# How can transverse waves be polarised?

Oct 29, 2015

Have a look:

#### Explanation:

Basically you need a conducting grid that can "trap" one component of the electric field of the incoming unpolarized wave. For example:

The free electron in the metal rod of the grid "uses" the incoming wave $\vec{E}$ field to move up and down practically cancelling it (using its energy) as in an antenna. So, the emerging wave will lose all the components of the $\vec{E}$ field parallel to the rod.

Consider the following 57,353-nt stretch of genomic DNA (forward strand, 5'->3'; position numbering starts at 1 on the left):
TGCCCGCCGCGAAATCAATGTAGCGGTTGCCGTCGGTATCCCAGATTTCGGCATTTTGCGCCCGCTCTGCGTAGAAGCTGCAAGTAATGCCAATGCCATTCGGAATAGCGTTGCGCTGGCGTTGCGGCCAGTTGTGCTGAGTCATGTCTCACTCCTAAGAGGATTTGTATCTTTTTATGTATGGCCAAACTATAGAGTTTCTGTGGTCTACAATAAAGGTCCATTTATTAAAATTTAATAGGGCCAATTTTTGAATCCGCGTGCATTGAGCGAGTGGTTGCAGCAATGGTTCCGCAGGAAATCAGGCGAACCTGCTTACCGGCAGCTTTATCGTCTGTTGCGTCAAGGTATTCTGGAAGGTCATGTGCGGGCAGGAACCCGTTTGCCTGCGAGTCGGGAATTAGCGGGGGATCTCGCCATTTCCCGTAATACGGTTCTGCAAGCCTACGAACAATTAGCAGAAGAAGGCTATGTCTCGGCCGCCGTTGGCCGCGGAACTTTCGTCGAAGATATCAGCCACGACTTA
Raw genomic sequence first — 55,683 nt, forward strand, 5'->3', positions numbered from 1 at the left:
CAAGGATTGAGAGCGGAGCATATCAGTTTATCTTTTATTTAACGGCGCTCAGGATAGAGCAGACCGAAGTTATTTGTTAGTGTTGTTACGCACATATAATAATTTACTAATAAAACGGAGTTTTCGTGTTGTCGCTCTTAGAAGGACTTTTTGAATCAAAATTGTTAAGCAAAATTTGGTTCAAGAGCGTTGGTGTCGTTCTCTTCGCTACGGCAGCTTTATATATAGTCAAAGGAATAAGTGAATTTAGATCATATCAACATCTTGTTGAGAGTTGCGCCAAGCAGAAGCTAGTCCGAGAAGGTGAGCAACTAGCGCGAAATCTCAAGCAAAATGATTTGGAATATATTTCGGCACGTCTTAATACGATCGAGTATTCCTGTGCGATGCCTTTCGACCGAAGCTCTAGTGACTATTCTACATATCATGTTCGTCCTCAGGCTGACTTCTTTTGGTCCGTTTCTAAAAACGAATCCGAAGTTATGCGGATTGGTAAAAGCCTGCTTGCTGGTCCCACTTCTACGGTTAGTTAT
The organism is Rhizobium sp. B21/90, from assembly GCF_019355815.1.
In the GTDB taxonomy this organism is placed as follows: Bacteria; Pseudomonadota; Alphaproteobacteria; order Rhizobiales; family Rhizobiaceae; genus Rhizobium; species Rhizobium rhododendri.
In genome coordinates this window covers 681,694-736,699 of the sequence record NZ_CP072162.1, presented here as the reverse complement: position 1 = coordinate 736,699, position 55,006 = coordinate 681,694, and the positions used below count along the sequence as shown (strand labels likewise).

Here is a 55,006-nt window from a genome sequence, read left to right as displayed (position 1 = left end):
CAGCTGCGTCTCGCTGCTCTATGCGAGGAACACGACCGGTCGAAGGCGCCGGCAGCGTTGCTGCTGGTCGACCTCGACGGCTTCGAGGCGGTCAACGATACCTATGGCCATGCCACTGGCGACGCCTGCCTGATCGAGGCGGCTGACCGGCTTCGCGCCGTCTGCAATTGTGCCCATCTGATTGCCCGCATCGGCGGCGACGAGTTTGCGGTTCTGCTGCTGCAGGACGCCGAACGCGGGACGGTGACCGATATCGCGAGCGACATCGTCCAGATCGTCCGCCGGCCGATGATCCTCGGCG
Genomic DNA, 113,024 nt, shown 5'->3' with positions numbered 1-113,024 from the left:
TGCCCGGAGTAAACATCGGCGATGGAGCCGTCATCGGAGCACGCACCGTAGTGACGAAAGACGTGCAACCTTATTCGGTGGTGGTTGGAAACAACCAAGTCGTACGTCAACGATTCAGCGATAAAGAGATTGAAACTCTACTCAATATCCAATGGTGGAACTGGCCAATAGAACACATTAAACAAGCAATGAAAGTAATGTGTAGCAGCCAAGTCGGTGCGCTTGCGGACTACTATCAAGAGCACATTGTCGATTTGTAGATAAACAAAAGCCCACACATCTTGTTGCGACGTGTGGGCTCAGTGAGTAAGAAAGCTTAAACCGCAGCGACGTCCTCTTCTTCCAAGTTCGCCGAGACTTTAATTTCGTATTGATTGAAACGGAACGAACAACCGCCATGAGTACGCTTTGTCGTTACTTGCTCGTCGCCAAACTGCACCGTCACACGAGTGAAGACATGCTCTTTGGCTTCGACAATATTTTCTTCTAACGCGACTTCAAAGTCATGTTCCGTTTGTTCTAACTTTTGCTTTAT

The case I showed you can be tested using microeaves and a piece of chicken wire (the wavelength of microwaves is comparable with the gap spacing of the mesh).
If you have, say, visible light of smaller wavelength you may use a grid of special polymers called polaroid.